I know it’s bold to pronounce that Nipsey Hussle may be the contemporary equivalent of Moses, but take a moment to hear me out on this one. If your’e a student of history, or if you’re familiar with the Bible, you’ve probably learned at some point that Moses’ claim to fame was that he was charged with leading the Israelites through the wilderness to get to the Promiseland. By now, I’m sure that many of you have seen this statistic floating across the internet. 42.1 % of African American’s owned their own home in 1968. A whopping 50 years later and that statistic has only increased by .1 %. Even with greater access to high paying jobs and educational opportunities, African American’s are still lacking when it comes to playing the game of ownership.
It doesn’t take a rocket scientist to look around and see that he who owns the land, owns his own destiny. Gentrification is occurring across America in cities large and small and African American’s are being displaced at alarming rates. I recently moved from Atlanta, once known as a mecca for African American’s who aspired to live the ‘good life’ at a reasonable cost of living. As an African American, one of the most attractive aspects of Atlanta was the fact that no matter where you ventured throughout the city you once saw black people doing good and living well. If you look around at modern day Atlanta proper, melanin has certainly become more sparse through the various restaurants, shopping center and entertainment venues throughout the city.
We know the story. We’ve seen it unfold 1,000 times. Atlanta. Harlem. Brooklyn. Detroit. New Orleans. Heck, even Charlottesville, Virginia where I grew up and attended school. People of color are being forced to move further and further away from the urban centers though the metropolitan areas house most of the jobs. Or, if they choose to sustain their dwellings in large urban metropolitan areas, people of color are often subject to sub-standard living conditions leading to the resentment that often leads to an increase in robberies, theft, and violent crimes.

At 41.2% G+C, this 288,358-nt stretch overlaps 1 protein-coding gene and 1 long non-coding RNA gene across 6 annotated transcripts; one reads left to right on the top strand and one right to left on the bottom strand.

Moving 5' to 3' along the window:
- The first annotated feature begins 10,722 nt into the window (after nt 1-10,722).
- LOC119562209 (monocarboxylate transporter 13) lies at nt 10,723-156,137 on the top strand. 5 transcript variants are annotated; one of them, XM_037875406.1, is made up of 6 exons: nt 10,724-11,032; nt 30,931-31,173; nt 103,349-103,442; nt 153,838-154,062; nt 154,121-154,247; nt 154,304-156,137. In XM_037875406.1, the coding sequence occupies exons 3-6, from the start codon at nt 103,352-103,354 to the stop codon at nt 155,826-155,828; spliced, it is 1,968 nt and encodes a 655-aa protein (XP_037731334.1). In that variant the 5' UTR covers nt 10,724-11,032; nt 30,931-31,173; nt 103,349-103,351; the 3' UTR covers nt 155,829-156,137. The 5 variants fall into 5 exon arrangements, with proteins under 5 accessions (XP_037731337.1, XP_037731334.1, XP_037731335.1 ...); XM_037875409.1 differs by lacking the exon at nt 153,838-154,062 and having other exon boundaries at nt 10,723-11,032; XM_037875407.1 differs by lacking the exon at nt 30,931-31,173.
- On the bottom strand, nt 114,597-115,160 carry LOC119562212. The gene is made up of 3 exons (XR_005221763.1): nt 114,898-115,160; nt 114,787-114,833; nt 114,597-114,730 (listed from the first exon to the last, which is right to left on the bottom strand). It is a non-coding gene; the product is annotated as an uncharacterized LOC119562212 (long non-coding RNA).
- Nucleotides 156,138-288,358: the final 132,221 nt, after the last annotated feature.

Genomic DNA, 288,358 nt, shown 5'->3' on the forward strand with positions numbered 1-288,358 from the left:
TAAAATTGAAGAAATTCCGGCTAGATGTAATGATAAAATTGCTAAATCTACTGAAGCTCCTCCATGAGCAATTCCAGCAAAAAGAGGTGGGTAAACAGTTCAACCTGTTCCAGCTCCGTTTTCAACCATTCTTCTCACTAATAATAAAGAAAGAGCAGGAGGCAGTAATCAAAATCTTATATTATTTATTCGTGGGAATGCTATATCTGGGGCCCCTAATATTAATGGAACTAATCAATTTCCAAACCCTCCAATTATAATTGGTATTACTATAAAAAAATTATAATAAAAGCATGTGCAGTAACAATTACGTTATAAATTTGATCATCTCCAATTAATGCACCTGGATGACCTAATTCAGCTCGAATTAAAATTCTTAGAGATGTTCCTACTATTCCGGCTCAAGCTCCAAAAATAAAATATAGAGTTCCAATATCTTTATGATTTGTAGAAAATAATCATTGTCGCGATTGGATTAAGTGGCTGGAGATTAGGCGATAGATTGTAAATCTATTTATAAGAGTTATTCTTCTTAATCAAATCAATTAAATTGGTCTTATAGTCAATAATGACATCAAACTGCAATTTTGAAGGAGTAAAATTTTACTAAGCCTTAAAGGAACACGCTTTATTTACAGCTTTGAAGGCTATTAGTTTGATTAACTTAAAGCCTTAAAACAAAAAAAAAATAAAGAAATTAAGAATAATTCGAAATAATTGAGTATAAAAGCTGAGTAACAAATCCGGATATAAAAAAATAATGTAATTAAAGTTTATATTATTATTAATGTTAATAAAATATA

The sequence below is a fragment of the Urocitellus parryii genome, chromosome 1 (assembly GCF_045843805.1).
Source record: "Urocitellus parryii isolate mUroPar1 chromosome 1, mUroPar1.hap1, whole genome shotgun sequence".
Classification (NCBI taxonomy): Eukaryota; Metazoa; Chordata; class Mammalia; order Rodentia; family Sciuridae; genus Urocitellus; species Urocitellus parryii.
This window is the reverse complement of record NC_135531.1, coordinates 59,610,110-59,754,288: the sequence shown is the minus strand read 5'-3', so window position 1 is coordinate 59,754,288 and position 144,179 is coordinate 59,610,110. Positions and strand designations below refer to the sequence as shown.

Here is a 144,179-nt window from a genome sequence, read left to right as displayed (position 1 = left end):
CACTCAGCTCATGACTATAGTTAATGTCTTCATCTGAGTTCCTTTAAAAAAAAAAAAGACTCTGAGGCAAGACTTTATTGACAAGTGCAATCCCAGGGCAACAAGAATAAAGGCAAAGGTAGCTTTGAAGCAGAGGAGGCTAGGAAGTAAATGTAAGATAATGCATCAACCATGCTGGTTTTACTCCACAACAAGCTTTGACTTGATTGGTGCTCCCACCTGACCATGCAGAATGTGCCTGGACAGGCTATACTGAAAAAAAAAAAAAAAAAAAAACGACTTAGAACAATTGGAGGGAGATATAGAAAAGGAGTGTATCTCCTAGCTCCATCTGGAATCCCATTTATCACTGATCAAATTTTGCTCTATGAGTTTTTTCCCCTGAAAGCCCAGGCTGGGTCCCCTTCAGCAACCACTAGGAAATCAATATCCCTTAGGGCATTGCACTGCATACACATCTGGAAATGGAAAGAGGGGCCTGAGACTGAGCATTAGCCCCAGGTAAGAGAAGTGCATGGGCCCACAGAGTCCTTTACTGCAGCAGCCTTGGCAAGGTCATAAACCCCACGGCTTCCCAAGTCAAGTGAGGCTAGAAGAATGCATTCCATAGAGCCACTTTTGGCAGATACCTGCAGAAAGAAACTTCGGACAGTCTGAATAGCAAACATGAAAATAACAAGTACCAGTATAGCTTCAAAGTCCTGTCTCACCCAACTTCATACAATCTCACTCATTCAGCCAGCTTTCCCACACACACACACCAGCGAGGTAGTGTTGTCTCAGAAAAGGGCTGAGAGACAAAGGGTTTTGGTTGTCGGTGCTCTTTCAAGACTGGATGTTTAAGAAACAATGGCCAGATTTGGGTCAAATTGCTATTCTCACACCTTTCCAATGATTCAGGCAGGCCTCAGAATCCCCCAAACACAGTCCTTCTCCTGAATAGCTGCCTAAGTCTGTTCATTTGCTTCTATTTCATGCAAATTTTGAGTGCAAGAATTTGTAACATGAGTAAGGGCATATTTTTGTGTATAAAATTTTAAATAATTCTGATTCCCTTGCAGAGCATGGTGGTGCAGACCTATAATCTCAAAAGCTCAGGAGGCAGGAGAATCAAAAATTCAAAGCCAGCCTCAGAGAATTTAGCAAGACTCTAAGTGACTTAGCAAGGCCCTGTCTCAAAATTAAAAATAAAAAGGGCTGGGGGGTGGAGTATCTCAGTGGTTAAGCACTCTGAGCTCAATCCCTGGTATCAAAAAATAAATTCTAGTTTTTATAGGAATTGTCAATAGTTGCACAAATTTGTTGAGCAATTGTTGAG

All in all, as African American’s our ability to live the standard middle class lifestyle, provide for our families, and build a legacy that allows us to leave something for our children is diminishing. Or, another interpretation based upon this popular social media statistic is that while some of us may have the ability to leverage capital to acquire more “things”, our aggegrate ownership has not increased a single percent since 1968.
Now, back to Nipsey Hussle and why he’s the Moses of our generation. Bottom line, Nipsey has the keys and he’s constantly using them to unlock the knowledge that leads to wealth generation and ownership. Peep game.
Nipsey Hussle Owns His Entire Music Catalogue
Ownership is not a new idea. The aspiration to own one’s entire music catalogue is certainly not just 2018 #goals. But it is probably one of the most important lessons that any artist, entrepreneur, business owner or publisher can learn. Michael did it. Anita Baker did it. Jay did it. The Migo’s are on it. Prince was willing to walk around with a silly looking tattoo on his face to make sure we didn’t have to own that lesson the hard way. Own your own content and you will reap the rewards in perpetuity. In it’s simplest terms this means that you get to live off of whatever you create, but more importantly your children get to eat off of your creativity. And their children’s children get to live of of your creativity as long as your bloodline runs. Owning your content doesn’t just have applications in music. Whether you write a book, cut a record, make a beat, or build a website, as long as it’s making money, that money goes to you, and you ultimately decide how our content evolves over time.
Before I say this, know that I would never ever diss Lauryn Hill. But don’t get Lauryn HIll’ed. She’d probably tell you the same. I was so excited to see Lauryn Hill perform for the first time in 2017. I sat for 2 hours and watched her perform lightning speed renditions of her glorious music. Why? Because she didn’t own her content. That lesson alone was enough to make her turn her back on the music business for over 20 years.
Nipsey Hussle Constantly Educates Himself on New Investment Opportunities